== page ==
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The 1830s and 1840s were a time of great industrial progress and growth in Britain and France, but not everyone in the population shared in the new wealth.
In 1834, British Parliament made a concession to the workers, passing a Poor Law that was aimed to protect workers from starvation in time of unemployment. Poor houses represented the beginnings of a welfare society, since they provided places for workers to go if they ran out of money and work. However, British lawmakers were concerned that the workers would stop working and flock to the poor houses, so they made the poor houses depressing and wretched. Instead of encouraging workers to find work, the wretchedness of the poor houses only further enraged workers against the "bourgeoisie" government. Though still illegal, workers formed labor unions to negotiate for better wages and conditions. Some started to seriously advocate the overthrow of the wage-labor system, in order to replace it with Socialism.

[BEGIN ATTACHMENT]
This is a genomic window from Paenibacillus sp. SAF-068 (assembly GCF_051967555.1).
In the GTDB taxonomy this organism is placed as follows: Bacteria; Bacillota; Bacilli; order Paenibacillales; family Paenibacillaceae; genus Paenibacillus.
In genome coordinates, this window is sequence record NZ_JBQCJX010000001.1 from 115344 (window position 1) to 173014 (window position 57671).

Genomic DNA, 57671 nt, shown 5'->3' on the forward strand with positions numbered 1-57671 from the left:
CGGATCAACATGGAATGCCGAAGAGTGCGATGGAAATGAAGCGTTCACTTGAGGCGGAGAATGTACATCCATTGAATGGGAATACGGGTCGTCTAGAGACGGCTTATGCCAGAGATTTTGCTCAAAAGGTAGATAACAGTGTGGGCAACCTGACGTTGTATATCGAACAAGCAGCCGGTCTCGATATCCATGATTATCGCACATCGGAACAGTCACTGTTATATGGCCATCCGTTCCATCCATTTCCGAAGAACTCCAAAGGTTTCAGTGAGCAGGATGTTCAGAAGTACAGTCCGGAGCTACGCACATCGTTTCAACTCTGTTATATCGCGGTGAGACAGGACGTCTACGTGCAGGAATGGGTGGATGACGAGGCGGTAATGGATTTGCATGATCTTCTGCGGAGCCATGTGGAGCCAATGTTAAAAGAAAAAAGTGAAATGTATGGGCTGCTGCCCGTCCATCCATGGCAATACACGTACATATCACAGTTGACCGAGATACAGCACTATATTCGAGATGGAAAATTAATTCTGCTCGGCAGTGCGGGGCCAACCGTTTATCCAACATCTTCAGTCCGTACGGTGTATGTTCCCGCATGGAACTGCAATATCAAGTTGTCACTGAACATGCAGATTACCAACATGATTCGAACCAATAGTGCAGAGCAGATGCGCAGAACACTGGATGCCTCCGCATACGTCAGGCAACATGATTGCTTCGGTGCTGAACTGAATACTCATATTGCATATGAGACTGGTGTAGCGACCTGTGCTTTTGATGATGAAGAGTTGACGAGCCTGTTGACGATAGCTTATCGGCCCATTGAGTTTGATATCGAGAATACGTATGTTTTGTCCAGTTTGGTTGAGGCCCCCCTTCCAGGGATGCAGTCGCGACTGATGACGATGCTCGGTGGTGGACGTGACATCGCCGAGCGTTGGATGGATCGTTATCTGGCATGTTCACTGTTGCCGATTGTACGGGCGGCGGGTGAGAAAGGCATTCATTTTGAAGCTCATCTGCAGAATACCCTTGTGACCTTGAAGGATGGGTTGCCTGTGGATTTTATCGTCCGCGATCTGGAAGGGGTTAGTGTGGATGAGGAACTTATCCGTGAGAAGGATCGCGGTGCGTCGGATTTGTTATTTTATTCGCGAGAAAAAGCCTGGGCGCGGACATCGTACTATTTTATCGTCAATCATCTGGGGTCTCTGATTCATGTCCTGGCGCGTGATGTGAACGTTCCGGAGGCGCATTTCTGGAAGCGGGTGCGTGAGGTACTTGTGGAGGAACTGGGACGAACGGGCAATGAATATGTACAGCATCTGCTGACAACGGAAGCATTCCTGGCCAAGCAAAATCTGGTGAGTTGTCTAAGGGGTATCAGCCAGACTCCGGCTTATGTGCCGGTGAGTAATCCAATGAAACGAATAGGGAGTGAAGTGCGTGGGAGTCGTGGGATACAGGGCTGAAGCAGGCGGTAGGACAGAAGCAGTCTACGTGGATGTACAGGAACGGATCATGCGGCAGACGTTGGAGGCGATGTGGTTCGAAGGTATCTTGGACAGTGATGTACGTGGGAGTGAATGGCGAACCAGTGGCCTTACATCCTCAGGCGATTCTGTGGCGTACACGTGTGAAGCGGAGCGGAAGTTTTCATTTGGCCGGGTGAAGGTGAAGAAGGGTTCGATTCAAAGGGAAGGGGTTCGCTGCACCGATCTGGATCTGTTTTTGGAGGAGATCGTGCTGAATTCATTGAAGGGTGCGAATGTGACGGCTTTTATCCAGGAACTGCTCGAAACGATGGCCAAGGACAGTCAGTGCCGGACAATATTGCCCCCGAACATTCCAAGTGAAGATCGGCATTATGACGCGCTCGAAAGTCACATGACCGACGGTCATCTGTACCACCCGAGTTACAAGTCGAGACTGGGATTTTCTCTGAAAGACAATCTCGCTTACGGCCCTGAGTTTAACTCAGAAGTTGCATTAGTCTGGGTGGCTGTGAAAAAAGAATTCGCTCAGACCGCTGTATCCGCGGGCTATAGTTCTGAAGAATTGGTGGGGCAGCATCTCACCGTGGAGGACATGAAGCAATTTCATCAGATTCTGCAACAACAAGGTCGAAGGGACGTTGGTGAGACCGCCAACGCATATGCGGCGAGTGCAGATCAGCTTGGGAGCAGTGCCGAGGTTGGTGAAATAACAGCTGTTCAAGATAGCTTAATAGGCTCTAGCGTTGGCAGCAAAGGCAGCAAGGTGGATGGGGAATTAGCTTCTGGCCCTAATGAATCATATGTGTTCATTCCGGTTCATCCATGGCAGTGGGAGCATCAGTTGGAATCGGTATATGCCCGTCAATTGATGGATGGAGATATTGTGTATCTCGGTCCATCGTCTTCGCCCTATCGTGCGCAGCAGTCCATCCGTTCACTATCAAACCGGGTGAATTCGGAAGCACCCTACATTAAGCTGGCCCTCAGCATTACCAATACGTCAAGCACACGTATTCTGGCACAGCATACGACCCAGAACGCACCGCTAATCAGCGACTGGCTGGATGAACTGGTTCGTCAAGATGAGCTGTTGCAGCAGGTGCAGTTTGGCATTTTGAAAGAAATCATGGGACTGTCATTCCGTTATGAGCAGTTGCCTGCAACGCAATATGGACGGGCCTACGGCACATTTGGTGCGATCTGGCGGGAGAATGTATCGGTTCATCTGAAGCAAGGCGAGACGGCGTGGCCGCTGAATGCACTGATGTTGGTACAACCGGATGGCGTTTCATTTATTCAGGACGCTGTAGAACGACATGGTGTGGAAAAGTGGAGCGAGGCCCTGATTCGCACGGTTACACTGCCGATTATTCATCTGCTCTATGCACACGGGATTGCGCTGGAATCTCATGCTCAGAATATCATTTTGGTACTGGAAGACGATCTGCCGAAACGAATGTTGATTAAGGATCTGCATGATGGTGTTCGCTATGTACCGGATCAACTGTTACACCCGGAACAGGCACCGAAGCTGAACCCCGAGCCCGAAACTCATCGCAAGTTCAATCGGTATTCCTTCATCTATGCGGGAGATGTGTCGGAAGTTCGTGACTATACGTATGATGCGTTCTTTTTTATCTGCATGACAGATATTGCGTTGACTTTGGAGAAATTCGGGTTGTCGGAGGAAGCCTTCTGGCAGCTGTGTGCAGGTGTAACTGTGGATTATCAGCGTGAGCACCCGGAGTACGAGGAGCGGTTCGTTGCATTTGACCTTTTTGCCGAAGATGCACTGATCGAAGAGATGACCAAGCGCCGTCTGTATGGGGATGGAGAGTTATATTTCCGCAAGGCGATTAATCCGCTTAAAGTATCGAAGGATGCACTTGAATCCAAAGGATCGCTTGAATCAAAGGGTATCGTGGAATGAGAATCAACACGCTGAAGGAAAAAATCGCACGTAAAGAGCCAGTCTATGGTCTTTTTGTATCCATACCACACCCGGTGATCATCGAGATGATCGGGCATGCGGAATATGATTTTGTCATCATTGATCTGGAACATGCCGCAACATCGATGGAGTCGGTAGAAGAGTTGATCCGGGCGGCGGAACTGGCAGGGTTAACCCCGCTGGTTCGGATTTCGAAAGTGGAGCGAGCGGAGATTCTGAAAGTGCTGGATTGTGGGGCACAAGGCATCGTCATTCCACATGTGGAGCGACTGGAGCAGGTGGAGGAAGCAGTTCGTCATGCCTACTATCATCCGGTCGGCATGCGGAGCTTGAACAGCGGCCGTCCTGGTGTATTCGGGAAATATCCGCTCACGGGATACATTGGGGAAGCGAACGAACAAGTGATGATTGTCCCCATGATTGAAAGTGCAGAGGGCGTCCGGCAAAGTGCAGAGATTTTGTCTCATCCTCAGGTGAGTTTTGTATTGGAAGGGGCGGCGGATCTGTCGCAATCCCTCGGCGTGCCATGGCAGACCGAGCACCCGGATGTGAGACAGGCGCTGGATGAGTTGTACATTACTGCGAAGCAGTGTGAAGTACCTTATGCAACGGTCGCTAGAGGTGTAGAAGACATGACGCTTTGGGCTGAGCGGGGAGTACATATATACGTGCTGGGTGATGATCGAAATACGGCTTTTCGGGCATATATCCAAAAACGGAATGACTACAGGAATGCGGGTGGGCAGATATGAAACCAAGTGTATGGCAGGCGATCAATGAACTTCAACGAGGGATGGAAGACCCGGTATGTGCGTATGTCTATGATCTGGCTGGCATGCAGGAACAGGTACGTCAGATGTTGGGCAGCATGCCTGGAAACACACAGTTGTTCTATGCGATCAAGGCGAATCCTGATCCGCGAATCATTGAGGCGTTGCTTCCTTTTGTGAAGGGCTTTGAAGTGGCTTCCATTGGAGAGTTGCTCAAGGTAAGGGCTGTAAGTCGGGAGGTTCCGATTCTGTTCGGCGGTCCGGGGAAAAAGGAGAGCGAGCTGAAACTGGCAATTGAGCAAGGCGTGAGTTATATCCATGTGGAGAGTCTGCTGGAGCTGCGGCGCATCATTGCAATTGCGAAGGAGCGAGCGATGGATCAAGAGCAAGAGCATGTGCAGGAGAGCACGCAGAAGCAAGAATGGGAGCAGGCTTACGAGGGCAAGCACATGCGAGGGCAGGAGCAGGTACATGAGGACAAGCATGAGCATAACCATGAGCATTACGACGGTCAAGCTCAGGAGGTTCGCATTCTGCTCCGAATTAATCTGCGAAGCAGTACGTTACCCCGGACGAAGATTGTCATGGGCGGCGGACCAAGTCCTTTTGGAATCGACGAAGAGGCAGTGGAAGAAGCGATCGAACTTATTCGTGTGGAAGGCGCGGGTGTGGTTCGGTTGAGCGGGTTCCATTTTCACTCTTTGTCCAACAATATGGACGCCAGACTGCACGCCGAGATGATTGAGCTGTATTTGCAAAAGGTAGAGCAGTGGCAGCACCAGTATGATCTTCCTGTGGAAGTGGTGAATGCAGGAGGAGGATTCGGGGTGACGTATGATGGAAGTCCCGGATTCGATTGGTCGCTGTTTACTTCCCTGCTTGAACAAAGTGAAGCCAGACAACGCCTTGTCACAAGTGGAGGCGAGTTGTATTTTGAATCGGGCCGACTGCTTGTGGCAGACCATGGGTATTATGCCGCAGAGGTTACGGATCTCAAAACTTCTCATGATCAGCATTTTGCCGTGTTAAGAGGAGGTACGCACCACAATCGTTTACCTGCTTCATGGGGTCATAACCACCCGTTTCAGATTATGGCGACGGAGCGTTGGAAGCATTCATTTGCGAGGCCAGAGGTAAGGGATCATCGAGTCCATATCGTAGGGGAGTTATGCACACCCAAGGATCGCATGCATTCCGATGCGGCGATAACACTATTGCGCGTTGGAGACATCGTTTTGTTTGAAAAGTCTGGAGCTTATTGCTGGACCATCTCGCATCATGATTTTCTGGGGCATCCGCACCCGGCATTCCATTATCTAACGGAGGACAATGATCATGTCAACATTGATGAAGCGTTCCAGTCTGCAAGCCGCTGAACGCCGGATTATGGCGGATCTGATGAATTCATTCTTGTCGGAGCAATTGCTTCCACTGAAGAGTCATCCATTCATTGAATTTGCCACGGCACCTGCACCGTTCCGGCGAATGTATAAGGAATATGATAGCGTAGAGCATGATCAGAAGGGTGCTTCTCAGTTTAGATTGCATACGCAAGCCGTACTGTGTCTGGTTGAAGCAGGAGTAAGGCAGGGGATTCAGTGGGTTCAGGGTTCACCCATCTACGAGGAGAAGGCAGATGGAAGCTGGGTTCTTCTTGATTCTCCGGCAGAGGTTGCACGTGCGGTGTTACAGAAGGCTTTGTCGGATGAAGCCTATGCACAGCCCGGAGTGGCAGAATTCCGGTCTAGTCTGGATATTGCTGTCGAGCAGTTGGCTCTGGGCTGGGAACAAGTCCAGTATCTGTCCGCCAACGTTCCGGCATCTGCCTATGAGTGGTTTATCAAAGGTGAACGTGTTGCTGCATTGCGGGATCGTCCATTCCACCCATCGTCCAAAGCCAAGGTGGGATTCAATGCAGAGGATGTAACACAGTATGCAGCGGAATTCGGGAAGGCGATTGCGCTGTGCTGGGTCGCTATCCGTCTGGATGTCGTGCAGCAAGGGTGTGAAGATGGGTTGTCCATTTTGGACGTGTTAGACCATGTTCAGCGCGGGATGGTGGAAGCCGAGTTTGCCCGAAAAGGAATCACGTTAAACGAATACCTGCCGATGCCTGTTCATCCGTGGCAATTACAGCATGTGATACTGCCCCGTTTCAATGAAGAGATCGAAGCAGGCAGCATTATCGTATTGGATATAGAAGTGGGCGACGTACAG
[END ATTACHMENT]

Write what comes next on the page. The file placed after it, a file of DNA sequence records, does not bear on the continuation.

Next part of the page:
In France, Socialism was spreading rapidly, and the working public became more and more interested in the memory of highly radical leaders like Robespierre. Writers like Louis Blanc began to glorify the act of Revolution.
In Britain, where Revolutions were far more rare than France, the workers sought reforms within the system, forming the Chartist Movement. A reform bill was drafted in 1838, called the Charter. The Charter demanded six reforms:
1. Annual elections to the House of Commons
2. Universal suffrage for adult males
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